Sixth. Having already referred to his lawyer’s name and where he is based, he didn’t then have to later repeat the same information.

Seventh. The dollar sign doesn’t have to go in between the words Oil and Gas. I think he punched $ instead of &. This clearly means that he didn’t proof read his message.

Eighth. He wrote in part; “…details to my attorney that will instruct…” The word ‘that’ is used when referring to an object or thing and not when referring to a human being. He should have used the word, ‘who’.

You will note that the information he is seeking from me (if given to him) could easily be used to create a new ID in my name. For example, if he knew my age, he could then match it with a face that belongs to someone my age and then print in a bogus date of birth on the passport or other official document.

In his message, he said, “I do not want my Company to know about the money because they will believe I got the money from the sales of Oil $ Gas." What he means is that he is going to rip off his fellow directors and he wants me to be part of the theft of the company’s money. That is not only a quick way to go to prison but a sure way to go bankrupt when the directors find out who I am and sue me for the money back along with the interest that has accumulated. This is of course premised on the fact that the company actually exists.

There are many scams sent my people who claim that they were in Iraq and that they have access to a great deal of money found in barrels on a farm near one of Saddam’s palaces.

Received in my email on January 16, 2009


Business Proposal, please Contact me on my private email My name is Sgt DAVID DOVER I am an American soldier with Swiss background, serving in the military with the army's 3rd infantry division based in Iraq/Baghdad. With a very desperate need for assistance, I have summed up courage to contact you. I found your contact particulars in an address journal. I am seeking your kind assistance to move the sum of $25 Million U.S. Dollars Twenty Five Million, United State Dollars to you, as far as I can be assured that my share will be safe in your care until I complete my service here, this is no stolen money, and there are no danger involved.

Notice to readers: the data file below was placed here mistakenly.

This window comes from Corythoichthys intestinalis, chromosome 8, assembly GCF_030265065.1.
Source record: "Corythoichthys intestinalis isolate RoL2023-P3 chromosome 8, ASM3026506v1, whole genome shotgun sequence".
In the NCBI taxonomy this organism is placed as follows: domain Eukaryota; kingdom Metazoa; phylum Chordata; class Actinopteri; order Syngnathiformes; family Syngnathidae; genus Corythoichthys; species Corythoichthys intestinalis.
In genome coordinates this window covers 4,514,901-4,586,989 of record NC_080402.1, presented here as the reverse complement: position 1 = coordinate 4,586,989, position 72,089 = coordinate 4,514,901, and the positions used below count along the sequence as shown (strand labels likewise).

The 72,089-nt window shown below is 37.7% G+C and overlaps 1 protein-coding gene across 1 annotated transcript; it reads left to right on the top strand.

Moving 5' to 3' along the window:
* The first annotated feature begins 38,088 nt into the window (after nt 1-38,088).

Source Of Money: Some money in various currencies was discovered in barrels at a farmhouse near one of Saddam's old palaces in Ticket-Iraq during a rescue operation, and it was agreed by staff Sgt Kenneth buff and I that some part of this money be shared among both of us before informing anybody about it since both of us saw the money first. No compensation can make up for the risk we have taken with our lives in this hell hole. Of which my share will be safe in your care until I complete my service here, this is no stolen money, and there are no danger involved. kindly indicate your interest in assisting me as well as Providing the following information to facilitate the smooth conclusion of the consignment fund delivery to your door step.

1) Your Full Name:
2) Your Address:
3) Your Age And Occupation:
4) Your Mobile Telephone Number:
5) Your Direct Email Address:
6) Your Fax Number:
7) The Name of the Closest Airport to your City of
8) Your country and your present location:

One passionate appeal I will make to you is not to discuss this misinformation to facilitate the smooth conclusion of the consignment fund delivery to your door step. One passionate appeal I will make to you is not to discuss this matter with anybody, should you have reasons to reject this offer, please and please destroy this message as any leakage of this information will be too bad for us soldier? here in Iraq. I do not know how long we will remain here, and I have been shot, wounded and survived two suicide bomb attacks by the special grace of God, this and other reasons I will mention later has prompted me to reach out for help, I honestly want this matter to be resolved immediately, please contact me as soon as possible my only way of communication email.I also want you to tell me how much you will take from this money for the assistance you will give to me. I wait for your reply via my private email address as soon as possible